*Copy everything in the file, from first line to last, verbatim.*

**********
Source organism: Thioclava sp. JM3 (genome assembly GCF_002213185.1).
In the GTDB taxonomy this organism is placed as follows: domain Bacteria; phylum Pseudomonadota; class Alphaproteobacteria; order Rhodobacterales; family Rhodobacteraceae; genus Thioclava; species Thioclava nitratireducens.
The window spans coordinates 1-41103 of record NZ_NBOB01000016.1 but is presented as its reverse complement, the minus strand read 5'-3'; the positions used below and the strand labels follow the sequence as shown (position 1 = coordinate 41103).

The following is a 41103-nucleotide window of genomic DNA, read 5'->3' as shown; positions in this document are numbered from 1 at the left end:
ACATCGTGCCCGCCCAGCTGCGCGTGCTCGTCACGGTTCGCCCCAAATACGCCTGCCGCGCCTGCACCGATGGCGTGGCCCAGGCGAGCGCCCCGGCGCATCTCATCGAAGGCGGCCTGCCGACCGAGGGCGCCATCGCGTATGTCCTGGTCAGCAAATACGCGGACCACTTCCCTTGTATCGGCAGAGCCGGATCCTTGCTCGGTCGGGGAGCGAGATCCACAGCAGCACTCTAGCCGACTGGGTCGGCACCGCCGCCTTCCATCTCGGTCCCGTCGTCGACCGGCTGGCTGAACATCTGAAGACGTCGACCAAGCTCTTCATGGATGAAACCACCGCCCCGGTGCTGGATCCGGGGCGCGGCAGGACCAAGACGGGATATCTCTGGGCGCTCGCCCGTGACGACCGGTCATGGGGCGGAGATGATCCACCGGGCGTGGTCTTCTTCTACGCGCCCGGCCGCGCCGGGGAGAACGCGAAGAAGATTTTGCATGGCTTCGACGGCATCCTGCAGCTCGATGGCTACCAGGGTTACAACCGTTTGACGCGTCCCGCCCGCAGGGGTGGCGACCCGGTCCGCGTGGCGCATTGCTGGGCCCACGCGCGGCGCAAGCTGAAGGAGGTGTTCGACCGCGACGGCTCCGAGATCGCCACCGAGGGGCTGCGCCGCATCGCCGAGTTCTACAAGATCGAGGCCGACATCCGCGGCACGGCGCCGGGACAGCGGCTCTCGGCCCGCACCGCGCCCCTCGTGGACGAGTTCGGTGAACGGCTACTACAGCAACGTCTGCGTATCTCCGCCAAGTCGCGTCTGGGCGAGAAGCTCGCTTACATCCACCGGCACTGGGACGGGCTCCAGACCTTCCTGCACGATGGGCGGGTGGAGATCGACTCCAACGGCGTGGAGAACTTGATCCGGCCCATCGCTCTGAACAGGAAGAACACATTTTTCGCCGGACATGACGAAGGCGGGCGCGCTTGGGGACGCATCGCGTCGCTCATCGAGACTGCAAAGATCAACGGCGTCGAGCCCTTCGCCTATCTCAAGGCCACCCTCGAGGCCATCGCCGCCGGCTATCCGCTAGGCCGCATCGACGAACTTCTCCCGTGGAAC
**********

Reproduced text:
Source organism: Thioclava sp. JM3 (genome assembly GCF_002213185.1).
In the GTDB taxonomy this organism is placed as follows: domain Bacteria; phylum Pseudomonadota; class Alphaproteobacteria; order Rhodobacterales; family Rhodobacteraceae; genus Thioclava; species Thioclava nitratireducens.
The window spans coordinates 1-41103 of record NZ_NBOB01000016.1 but is presented as its reverse complement, the minus strand read 5'-3'; the positions used below and the strand labels follow the sequence as shown (position 1 = coordinate 41103).

The following is a 41103-nucleotide window of genomic DNA, read 5'->3' as shown; positions in this document are numbered from 1 at the left end:
ACATCGTGCCCGCCCAGCTGCGCGTGCTCGTCACGGTTCGCCCCAAATACGCCTGCCGCGCCTGCACCGATGGCGTGGCCCAGGCGAGCGCCCCGGCGCATCTCATCGAAGGCGGCCTGCCGACCGAGGGCGCCATCGCGTATGTCCTGGTCAGCAAATACGCGGACCACTTCCCTTGTATCGGCAGAGCCGGATCCTTGCTCGGTCGGGGAGCGAGATCCACAGCAGCACTCTAGCCGACTGGGTCGGCACCGCCGCCTTCCATCTCGGTCCCGTCGTCGACCGGCTGGCTGAACATCTGAAGACGTCGACCAAGCTCTTCATGGATGAAACCACCGCCCCGGTGCTGGATCCGGGGCGCGGCAGGACCAAGACGGGATATCTCTGGGCGCTCGCCCGTGACGACCGGTCATGGGGCGGAGATGATCCACCGGGCGTGGTCTTCTTCTACGCGCCCGGCCGCGCCGGGGAGAACGCGAAGAAGATTTTGCATGGCTTCGACGGCATCCTGCAGCTCGATGGCTACCAGGGTTACAACCGTTTGACGCGTCCCGCCCGCAGGGGTGGCGACCCGGTCCGCGTGGCGCATTGCTGGGCCCACGCGCGGCGCAAGCTGAAGGAGGTGTTCGACCGCGACGGCTCCGAGATCGCCACCGAGGGGCTGCGCCGCATCGCCGAGTTCTACAAGATCGAGGCCGACATCCGCGGCACGGCGCCGGGACAGCGGCTCTCGGCCCGCACCGCGCCCCTCGTGGACGAGTTCGGTGAACGGCTACTACAGCAACGTCTGCGTATCTCCGCCAAGTCGCGTCTGGGCGAGAAGCTCGCTTACATCCACCGGCACTGGGACGGGCTCCAGACCTTCCTGCACGATGGGCGGGTGGAGATCGACTCCAACGGCGTGGAGAACTTGATCCGGCCCATCGCTCTGAACAGGAAGAACACATTTTTCGCCGGACATGACGAAGGCGGGCGCGCTTGGGGACGCATCGCGTCGCTCATCGAGACTGCAAAGATCAACGGCGTCGAGCCCTTCGCCTATCTCAAGGCCACCCTCGAGGCCATCGCCGCCGGCTATCCGCTAGGCCGCATCGACGAACTTCTCCCGTGGAAC